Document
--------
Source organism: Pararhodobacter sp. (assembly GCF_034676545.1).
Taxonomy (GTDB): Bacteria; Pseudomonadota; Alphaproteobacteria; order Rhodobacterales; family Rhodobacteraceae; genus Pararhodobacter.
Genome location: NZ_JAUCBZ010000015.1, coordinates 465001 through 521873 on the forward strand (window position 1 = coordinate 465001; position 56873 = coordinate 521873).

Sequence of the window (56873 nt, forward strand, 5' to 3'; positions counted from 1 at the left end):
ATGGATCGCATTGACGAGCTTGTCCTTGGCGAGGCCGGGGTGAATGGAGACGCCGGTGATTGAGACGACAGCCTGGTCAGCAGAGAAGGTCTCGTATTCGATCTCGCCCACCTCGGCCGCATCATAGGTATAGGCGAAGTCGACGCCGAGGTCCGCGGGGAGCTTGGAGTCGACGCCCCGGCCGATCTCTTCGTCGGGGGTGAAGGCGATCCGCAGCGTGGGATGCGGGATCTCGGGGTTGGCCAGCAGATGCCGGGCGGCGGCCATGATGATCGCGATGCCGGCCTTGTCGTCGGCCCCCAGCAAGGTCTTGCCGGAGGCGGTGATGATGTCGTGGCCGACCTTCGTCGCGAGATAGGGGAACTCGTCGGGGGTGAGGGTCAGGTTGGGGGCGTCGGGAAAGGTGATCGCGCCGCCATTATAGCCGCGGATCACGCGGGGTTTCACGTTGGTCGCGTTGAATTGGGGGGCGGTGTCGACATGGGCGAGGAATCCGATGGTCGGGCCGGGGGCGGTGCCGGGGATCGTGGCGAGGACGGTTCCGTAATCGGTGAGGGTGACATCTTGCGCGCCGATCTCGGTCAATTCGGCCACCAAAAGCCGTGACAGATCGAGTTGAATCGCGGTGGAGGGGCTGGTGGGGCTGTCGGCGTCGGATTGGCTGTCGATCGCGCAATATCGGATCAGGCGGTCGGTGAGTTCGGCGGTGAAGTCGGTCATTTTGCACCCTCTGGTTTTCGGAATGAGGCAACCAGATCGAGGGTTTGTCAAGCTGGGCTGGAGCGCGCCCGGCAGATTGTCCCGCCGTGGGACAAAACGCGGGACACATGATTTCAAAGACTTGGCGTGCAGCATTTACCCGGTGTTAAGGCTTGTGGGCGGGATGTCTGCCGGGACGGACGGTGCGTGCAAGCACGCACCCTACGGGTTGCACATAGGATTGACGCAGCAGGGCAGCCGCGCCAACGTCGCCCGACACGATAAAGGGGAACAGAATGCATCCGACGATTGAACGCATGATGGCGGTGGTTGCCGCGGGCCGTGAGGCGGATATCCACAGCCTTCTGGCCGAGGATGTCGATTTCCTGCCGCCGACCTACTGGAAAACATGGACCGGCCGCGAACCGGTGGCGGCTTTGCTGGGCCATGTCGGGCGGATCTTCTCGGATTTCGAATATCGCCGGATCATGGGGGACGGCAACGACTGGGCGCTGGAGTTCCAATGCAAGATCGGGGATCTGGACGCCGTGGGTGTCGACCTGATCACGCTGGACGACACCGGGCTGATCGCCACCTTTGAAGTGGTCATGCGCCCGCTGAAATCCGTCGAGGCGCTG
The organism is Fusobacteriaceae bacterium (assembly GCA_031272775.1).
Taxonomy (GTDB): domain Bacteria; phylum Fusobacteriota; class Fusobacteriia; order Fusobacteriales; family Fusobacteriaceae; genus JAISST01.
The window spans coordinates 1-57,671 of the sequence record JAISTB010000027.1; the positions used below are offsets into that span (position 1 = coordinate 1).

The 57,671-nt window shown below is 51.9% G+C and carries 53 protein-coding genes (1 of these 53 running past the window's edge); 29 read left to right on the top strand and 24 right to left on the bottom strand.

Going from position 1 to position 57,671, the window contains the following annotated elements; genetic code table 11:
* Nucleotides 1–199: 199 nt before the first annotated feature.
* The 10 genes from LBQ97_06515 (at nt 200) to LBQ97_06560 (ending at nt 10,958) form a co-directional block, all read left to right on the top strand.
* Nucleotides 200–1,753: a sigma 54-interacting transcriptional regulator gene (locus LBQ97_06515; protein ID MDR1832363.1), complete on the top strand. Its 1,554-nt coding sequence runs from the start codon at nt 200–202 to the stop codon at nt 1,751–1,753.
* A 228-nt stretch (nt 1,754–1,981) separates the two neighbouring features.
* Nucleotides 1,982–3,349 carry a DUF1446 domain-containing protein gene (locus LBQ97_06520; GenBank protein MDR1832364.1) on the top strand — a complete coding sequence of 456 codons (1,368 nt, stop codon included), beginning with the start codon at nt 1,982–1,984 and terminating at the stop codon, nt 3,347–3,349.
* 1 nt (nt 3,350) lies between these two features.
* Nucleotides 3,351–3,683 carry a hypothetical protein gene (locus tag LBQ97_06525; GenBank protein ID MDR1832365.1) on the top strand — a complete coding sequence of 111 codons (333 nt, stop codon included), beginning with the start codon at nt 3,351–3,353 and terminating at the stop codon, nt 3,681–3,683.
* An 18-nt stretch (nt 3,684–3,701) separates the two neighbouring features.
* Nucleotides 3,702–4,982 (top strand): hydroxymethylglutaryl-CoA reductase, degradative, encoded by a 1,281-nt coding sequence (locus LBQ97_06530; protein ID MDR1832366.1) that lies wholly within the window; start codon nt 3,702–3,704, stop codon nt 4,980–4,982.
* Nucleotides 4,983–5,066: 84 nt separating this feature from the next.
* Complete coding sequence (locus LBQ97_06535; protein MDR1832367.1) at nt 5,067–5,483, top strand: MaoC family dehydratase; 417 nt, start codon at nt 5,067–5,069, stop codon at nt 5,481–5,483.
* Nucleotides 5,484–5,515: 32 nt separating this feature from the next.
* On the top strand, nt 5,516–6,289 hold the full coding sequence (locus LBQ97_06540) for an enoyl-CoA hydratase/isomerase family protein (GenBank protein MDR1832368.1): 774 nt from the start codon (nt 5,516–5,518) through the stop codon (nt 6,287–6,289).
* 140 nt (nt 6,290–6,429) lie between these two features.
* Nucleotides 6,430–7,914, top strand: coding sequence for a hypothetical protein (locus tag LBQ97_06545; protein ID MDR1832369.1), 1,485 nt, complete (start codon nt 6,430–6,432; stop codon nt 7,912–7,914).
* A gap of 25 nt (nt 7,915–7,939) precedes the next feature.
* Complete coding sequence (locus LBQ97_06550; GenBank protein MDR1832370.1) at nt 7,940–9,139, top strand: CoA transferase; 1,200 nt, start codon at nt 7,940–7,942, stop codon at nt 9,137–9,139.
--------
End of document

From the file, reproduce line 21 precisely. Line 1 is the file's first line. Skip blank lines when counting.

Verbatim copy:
* Complete coding sequence (locus LBQ97_06535; protein MDR1832367.1) at nt 5,067–5,483, top strand: MaoC family dehydratase; 417 nt, start codon at nt 5,067–5,069, stop codon at nt 5,481–5,483.